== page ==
ran (maTar, Arabic (?), maTar, "rain" geshem, "heavy rain" moreh, "early rain," yoreh, "former rain," malqosh, "latter rain"; brecho, huetos):
1. Water-Supply in Egypt and Israel:
In Egypt there is little or no rainfall, the water for vegetation being supplied in great abundance by the river Nile; but in Syria and Israel there are no large rivers, and the people have to depend entirely on the fall of rain for water for themselves, their animals and their fields. The children of Israel when in Egypt were promised by Yahweh a land which "drinketh water of the rain of heaven" (Dt 11:11). Springs and fountains are found in most of the valleys, but the flow of the springs depends directly on the fall of rain or snow in the mountains.
2. Importance of Rain in Season:
The cultivation of the land in Israel is practically dry farming in most of the districts, but even then some water is necessary, so that there may be moisture in the soil. In the summer months there is no rain, so that the rains of the spring and fall seasons are absolutely essential for starting and maturing the crops. The lack of this rain in the proper time has often been the cause of complete failure of the harvest. A small difference in the amount of these seasonal rains makes a large difference in the possibility of growing various crops without irrigation. Ellsworth Huntington has insisted on this point with great care in his very important work, Israel and Its Transformation. The promise of prosperity is given in the assurance of "rain in due season" (Lev 26:4 the King James Version). The withholding of rain according to the prophecy of Elijah (1 Ki 17:1) caused the mountain streams to dry up (1 Ki 17:7), and certain famine ensued. A glimpse of the terrible suffering for lack of water at that time is given us. The people were uncertain of another meal (1 Ki 17:12), and the animals were perishing (1 Ki 18:5).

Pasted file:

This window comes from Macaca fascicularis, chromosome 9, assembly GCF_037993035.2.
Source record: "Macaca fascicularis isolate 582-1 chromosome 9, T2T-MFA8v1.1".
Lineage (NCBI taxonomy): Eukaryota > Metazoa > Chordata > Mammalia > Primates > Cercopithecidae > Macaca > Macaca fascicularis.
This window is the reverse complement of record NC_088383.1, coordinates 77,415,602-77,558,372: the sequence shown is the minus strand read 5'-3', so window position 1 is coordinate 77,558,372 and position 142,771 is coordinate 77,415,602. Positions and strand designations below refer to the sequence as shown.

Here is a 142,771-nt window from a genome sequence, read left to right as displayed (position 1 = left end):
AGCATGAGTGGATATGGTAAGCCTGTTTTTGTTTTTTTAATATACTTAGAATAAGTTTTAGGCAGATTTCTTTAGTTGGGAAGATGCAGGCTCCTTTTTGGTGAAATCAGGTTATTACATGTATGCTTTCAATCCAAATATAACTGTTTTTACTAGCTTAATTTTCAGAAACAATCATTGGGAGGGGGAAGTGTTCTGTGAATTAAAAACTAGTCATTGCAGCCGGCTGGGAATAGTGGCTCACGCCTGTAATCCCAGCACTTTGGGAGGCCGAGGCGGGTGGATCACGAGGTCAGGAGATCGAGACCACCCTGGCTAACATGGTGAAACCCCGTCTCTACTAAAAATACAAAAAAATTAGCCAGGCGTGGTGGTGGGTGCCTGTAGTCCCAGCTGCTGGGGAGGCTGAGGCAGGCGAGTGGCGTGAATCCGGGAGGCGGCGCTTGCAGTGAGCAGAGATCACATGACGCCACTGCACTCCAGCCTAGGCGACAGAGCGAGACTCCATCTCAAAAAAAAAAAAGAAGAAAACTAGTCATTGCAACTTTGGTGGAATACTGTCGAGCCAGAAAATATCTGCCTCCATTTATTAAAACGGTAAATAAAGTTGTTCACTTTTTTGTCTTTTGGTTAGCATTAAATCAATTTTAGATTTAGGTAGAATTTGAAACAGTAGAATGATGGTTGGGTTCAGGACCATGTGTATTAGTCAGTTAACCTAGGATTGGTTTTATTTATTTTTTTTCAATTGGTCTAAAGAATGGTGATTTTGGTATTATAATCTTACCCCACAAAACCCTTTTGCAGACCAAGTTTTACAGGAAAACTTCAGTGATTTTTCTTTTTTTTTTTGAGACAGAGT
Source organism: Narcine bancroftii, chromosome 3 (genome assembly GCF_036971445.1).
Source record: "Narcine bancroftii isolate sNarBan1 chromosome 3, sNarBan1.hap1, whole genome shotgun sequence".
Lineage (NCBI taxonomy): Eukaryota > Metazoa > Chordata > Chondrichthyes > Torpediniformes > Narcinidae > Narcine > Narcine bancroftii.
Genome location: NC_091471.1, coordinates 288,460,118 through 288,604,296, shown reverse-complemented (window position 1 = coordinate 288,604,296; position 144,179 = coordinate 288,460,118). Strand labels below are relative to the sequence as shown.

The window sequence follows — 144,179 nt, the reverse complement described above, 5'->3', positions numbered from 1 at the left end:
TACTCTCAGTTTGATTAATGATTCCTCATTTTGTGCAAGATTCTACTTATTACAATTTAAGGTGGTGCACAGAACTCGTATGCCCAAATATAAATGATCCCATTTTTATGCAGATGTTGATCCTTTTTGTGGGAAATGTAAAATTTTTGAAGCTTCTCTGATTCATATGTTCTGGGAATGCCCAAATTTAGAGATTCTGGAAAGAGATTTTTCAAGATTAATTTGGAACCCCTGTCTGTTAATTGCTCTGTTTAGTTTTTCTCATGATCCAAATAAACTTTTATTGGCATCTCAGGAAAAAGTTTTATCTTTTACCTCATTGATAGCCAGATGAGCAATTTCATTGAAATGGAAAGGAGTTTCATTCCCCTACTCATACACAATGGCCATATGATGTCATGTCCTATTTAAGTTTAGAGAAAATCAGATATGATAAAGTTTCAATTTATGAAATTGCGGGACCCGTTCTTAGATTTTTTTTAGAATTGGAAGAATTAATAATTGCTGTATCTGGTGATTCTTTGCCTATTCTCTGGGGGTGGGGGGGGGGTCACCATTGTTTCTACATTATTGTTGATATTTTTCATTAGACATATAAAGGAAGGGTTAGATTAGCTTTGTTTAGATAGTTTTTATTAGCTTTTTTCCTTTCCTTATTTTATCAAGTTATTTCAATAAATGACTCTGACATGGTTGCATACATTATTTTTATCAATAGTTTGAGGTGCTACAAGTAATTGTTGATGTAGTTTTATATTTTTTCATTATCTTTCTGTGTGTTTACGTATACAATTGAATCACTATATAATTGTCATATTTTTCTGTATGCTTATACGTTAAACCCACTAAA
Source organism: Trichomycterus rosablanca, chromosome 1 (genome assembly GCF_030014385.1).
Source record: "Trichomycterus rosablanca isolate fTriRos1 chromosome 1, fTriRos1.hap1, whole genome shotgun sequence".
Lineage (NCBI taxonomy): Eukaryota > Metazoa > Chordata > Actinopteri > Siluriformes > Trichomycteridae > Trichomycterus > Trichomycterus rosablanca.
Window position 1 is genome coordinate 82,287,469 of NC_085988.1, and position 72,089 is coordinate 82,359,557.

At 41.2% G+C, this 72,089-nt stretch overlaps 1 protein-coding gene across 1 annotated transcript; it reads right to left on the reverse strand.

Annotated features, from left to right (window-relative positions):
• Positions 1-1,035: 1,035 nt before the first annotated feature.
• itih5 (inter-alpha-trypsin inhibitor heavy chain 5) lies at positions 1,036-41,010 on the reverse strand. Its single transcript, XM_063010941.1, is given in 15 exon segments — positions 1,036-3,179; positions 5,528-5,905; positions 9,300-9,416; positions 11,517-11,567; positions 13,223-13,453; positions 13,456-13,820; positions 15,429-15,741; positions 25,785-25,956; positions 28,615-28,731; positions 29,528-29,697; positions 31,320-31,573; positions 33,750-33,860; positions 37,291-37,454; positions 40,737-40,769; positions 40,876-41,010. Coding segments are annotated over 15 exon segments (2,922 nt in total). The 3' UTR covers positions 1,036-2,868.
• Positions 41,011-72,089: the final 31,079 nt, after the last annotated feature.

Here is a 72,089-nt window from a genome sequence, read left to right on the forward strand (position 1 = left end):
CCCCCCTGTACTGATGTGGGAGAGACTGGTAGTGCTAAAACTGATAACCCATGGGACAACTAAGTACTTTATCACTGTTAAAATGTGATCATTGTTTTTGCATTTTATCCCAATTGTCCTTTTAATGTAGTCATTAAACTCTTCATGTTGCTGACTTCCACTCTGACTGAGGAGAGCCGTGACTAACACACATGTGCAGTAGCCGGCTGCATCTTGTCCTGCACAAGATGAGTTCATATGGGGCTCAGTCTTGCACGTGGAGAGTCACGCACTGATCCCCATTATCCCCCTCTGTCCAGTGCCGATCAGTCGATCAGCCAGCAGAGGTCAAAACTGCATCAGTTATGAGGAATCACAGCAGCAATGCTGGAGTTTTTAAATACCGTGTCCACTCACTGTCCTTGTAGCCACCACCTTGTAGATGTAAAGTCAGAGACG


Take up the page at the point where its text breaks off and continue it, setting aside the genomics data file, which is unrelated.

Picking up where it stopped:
3. Amount of Rainfall:
Israel and Syria are on the borderland between the sea and the desert, and besides are so mountainous, that they not only have a great range of rainfall in different years, but a great variation in different parts of the country.
The amount of rain on the western slopes is comparable with that in England and America, varying from 25 to 40 inches per annum, but it falls mostly in the four winter months, when the downpour is often very heavy, giving oftentimes from 12 to 16 inches in a month. On the eastern slopes it is much less, varying from 8 to 20 inches per annum. The highest amount falls in the mountains of Lebanon where it averages about 50 inches. In Beirut the yearly average is 35,87 inches. As we go South from Syria, the amount decreases (Haifa 27,75, Jaffa 22,39, Gaze 17,61), while in the Sinaitic Peninsula there is little or none. Going from West to East the change is much more sudden, owing to the mountains which stop the clouds. In Damascus the average is less than 10 inches. In Jerusalem the average for 50 years is 26,16 in., and the range is from 13,19 in 1870 to 41,62 in 1897. The yearly records as given by J. Glaisher and A. Datzi in Israel Exploration Fund Quarterly from 1861 to 1910, 50 years, are given in the accompanying table.